Many service industries have been struck by the Covid-19 pandemic of 2020.
Those businesses that can continue to provide services have learned that the bar has been raised.
Customers now expect a higher standard for sanitation, delivery processes, and a great customer experience.
For instance, most restaurants continue to abide by the shelter in place guidelines and are only offering carryout.
These restaurants have had to pivot to create and sustain impeccable sanitation procedures while creating processes for customers to easily order, pay, and pick up food.
The process results in either a great experience – which should result in return customers.
Or, a bad experience which results in a one time visit.
A tip from personal experience.
We have tried to support local restaurants by ordering carryout, and the experience is all over the map.
If you are a restaurant owner, the food packaging makes a huge difference in how well the food sustains its freshness. Styrofoam does not work well!
Restaurants (that we have tried) that provide food packaging that is designed to reheat food in the oven works best.
What does great service look like?
Have you ever interacted with an organization that provided great service in one area and terrible service in another?
How can there be such a cultural disconnect in the service that is provided by the same organization?
Every interaction a customer has with an organization is an opportunity to win or lose that customer.
Unfortunately, this is a common problem with organizations that do not have a strategy for customer retention.
Organizations need to focus on how the system supports the customer.
It doesn’t matter how well trained a salesperson is if the product getting to the customer is delayed by an inadequate fulfillment or delivery process.
All systems should work together with one goal, and that is to make the buying experience as positive as possible for the customer.
8 Steps to Creating a System for Service
1. Communicate The Vision
Consistently communicating the service vision to employees is the first step in creating a system that is focused on the customer experience.
Employees should understand how the organization started, where the organization is, and where the organization is headed.
This includes helping employees understand how what they do impacts the customer experience, which is critical to achieving corporate objectives.
2. Connect The Dots
Departments that are interdependent should have overlapping responsibilities to ensure good coordination of efforts.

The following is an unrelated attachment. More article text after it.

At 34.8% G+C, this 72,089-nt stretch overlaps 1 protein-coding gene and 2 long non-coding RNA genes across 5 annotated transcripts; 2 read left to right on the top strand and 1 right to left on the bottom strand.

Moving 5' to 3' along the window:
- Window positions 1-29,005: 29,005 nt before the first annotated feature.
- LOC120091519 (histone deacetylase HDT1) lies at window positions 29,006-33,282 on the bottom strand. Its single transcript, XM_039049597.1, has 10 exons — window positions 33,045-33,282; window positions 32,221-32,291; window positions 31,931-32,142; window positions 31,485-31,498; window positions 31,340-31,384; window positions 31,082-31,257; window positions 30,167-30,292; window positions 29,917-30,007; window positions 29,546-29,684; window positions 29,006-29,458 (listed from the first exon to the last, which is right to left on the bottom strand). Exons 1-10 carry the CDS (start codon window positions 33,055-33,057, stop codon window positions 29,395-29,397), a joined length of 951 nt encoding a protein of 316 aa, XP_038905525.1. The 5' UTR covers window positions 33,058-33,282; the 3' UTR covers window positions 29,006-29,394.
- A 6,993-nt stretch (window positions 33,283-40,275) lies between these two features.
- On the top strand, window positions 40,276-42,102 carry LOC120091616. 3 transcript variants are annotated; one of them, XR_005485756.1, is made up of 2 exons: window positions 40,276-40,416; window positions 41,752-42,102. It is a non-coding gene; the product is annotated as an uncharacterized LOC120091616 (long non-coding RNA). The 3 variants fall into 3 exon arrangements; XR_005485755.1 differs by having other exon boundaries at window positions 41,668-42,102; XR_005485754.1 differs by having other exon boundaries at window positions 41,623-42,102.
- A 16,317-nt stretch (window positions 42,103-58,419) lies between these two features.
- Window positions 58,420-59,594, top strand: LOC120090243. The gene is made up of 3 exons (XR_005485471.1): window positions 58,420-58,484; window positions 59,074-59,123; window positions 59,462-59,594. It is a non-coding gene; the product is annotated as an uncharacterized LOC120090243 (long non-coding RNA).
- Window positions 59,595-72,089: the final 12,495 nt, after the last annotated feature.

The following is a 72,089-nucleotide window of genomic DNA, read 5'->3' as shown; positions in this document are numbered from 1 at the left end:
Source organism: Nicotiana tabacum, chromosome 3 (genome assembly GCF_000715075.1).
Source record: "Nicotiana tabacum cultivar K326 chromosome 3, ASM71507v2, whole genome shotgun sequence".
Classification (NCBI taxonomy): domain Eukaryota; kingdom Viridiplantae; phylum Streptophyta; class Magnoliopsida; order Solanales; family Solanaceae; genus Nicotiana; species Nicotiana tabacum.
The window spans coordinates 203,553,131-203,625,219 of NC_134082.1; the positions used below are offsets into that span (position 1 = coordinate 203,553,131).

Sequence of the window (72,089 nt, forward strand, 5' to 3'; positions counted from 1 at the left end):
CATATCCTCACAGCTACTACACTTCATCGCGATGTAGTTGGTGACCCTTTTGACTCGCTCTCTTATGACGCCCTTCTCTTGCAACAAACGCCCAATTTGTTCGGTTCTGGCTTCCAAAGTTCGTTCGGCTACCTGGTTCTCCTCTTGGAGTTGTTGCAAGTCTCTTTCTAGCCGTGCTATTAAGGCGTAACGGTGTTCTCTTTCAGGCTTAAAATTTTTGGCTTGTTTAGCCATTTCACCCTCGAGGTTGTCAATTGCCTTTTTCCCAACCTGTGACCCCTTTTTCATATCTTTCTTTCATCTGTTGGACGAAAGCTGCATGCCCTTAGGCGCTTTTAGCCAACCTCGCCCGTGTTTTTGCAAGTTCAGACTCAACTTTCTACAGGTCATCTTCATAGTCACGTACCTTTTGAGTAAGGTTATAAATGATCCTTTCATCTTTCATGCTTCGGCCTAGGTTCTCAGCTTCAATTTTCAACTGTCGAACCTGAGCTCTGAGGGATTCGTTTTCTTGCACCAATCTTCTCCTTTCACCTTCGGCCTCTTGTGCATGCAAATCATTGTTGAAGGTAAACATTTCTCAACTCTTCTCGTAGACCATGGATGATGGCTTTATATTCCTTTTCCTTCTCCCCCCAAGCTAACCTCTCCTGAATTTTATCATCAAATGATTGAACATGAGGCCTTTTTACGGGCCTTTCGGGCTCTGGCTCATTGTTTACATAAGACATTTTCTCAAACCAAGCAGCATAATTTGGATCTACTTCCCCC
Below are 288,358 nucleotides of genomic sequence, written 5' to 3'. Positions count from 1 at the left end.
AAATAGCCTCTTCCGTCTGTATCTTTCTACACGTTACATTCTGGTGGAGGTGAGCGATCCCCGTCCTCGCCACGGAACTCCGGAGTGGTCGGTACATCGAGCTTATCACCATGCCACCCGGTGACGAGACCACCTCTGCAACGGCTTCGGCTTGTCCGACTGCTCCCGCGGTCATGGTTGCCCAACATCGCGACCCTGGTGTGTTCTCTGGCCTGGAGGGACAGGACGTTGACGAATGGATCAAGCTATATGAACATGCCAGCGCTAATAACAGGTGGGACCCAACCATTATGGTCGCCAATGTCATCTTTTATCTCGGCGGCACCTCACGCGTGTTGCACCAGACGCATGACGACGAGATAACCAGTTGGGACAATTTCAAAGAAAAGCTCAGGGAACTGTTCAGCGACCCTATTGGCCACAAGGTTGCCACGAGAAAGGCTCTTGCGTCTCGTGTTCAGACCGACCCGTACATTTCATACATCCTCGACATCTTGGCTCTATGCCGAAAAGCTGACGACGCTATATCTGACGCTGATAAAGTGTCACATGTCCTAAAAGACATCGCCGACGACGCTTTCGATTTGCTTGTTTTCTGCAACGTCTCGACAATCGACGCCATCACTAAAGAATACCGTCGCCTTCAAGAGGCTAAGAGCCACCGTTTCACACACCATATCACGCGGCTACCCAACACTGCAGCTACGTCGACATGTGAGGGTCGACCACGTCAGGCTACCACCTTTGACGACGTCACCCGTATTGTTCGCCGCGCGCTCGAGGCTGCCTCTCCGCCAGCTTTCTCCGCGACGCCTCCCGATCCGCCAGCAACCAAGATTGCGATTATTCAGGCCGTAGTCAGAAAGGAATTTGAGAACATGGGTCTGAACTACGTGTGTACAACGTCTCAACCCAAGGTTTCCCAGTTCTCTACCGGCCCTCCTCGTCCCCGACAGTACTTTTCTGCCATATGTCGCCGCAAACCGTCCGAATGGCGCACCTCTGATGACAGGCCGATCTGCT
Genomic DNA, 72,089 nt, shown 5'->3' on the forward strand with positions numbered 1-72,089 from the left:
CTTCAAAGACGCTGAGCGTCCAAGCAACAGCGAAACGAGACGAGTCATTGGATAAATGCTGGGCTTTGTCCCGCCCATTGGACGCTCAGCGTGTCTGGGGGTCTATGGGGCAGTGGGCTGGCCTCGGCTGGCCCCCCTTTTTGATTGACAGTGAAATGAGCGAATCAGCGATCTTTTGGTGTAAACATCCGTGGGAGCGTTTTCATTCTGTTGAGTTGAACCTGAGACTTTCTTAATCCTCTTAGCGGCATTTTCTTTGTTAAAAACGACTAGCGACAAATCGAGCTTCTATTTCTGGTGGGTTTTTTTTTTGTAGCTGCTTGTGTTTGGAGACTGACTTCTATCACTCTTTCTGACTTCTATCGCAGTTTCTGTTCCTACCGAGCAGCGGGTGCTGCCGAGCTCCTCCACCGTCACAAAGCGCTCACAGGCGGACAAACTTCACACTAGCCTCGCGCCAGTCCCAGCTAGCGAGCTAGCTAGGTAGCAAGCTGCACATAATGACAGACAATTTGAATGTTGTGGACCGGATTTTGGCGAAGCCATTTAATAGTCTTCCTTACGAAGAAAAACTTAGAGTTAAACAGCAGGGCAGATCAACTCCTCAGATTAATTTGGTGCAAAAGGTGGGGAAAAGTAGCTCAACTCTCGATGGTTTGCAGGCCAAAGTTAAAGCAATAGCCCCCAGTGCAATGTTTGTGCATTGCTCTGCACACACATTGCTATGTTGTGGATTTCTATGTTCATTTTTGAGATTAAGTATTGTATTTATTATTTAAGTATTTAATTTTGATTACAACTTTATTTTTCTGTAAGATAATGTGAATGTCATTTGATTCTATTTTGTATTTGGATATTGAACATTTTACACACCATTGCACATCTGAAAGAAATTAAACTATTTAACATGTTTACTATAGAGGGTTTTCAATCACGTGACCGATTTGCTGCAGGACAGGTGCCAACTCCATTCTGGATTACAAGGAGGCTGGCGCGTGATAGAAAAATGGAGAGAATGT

This results in a seamless customer process.
For instance, the person taking food orders over the phone should understand the food preparation process so they don’t inadvertently make promises that can’t be kept.
The reality is, customers don’t really care why the food order was fulfilled incorrectly.
Customers only care that they did not receive the product that was promised.
3. Set Customer Related Goals
This should include explicit customer objectives for both internal (other departments) or external (paying) customers.
These goals should be very specific, and employees should be held accountable for meeting customer requirements.
For instance, employee goals should focus on the quality of the product as well as the efficiency of the delivery process.
4. It’s Everyone’s Job
Employees should understand the importance of everyone doing their part to take care of the customer.
Train employees to take ownership of customer issues by giving them the tools and training to meet customer requirements.
Every employee should feel responsible and empowered to help a customer as they go through the service experience.
Help employees understand that when they have an interaction with a customer, it is their moment to tend to the customer.
Teach them about service recovery, and if something goes wrong, give them the authority to make things right for customers.
5. Process Improvement
For instance, if customers complain about the delivery process for takeout orders, gather a team to work to improve that process.
Incorporate the Focus PDCA model for customer-focused efforts to create a culture that embraces continuous improvement.
6. Train On People Skills
Not every person is naturally good at dealing with customers.
This can be because we all have different life experiences that result in different frames of references.
Meaning, unless an employee understands what great service looks like, they may not be able to demonstrate it.
Help employees develop customer-friendly people skills by using customer service standards to communicate service expectations.
7. Draw A Picture
A great way to help employees understand a system is to draw it out for them.
Use a flow chart or organizational chart to show how departments interact and relate to each other to support the customer experience.
For instance, the purchasing department relates directly to the customer experience because they are responsible for ensuring all of the supplies are available to fulfill a customer order.
This picture of the customer experience process can be instrumental in helping employees understand the importance of what they do.
8. Performance Management
It is vital to hold employees accountable for job requirements, especially when it comes to meeting the needs of the customers.
Employees who don’t take responsibility for caring for the customers (whether internal or external) should be managed appropriately.
Poor customer service at any level should never be tolerated.
Finally, employees need to understand that it is the customer who pays the bills, and ultimately their salary. Help employees get the revelation that creating a great customer experience is everyone’s job!